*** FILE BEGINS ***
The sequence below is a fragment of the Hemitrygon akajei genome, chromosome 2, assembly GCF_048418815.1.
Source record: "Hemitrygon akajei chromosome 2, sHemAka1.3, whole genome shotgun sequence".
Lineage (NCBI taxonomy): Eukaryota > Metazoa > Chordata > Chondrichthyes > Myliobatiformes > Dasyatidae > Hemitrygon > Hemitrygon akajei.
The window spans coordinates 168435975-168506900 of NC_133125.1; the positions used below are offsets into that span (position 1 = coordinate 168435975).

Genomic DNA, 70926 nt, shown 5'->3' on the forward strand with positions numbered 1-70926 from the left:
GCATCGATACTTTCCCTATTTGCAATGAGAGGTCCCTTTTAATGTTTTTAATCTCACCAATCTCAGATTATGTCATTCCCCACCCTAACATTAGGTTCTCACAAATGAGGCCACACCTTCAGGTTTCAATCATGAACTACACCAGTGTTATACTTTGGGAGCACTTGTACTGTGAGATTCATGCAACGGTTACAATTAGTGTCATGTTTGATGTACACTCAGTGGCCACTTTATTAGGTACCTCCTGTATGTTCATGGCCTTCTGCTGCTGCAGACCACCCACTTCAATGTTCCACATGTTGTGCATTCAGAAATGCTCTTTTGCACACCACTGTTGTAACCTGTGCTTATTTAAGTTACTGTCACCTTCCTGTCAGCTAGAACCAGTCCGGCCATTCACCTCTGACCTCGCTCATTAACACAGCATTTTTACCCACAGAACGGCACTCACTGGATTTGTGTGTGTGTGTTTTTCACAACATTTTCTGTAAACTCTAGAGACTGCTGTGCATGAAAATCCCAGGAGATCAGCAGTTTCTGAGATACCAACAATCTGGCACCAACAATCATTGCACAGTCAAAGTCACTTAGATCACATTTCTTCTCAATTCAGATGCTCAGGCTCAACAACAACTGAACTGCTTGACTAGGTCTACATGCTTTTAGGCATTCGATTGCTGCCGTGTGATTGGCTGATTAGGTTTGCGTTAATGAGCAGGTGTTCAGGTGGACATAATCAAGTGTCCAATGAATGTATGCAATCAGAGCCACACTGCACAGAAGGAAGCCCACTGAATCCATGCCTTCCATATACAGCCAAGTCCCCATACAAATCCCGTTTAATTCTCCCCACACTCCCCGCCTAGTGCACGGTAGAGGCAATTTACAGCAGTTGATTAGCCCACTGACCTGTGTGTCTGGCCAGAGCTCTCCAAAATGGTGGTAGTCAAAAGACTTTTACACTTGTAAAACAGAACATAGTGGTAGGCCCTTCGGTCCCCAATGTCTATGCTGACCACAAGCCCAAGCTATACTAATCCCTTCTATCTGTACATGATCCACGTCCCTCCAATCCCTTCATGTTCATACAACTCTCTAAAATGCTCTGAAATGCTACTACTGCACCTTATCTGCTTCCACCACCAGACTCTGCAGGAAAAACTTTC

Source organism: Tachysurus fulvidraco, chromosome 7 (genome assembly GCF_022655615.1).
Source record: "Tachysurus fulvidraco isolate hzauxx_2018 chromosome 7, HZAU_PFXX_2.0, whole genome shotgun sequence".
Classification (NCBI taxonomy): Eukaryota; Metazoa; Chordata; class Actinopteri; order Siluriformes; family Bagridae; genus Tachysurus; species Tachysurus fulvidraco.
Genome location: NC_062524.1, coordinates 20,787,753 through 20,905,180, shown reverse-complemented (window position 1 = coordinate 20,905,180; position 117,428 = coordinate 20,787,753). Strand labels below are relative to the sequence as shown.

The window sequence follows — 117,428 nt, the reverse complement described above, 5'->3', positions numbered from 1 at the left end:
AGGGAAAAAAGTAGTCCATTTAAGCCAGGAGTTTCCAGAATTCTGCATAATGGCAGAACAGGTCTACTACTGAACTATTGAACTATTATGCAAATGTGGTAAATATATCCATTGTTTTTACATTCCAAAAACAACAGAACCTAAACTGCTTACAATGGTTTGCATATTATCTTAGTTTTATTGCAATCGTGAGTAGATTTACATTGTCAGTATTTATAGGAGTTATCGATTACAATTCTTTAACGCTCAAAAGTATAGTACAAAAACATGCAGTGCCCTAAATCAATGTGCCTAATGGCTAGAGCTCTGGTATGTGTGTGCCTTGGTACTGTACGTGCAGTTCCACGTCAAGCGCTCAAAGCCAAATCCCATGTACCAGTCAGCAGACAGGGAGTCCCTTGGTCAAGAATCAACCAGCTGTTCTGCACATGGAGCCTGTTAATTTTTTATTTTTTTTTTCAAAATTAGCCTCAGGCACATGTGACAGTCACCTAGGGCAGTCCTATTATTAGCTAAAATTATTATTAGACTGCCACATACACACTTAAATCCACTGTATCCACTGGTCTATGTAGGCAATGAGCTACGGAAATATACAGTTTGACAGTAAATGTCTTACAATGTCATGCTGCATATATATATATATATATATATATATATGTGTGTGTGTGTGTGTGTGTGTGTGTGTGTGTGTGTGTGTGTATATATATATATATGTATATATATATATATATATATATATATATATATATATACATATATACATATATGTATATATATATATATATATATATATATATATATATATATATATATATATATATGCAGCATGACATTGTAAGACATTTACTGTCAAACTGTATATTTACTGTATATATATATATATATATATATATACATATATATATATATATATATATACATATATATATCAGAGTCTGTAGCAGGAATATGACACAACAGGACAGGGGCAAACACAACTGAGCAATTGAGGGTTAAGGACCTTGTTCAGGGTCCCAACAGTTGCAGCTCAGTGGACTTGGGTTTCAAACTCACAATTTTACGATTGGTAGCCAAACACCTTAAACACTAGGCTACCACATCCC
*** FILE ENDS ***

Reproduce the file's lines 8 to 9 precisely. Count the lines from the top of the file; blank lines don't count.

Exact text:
Source record: "Tachysurus fulvidraco isolate hzauxx_2018 chromosome 7, HZAU_PFXX_2.0, whole genome shotgun sequence".
Classification (NCBI taxonomy): Eukaryota; Metazoa; Chordata; class Actinopteri; order Siluriformes; family Bagridae; genus Tachysurus; species Tachysurus fulvidraco.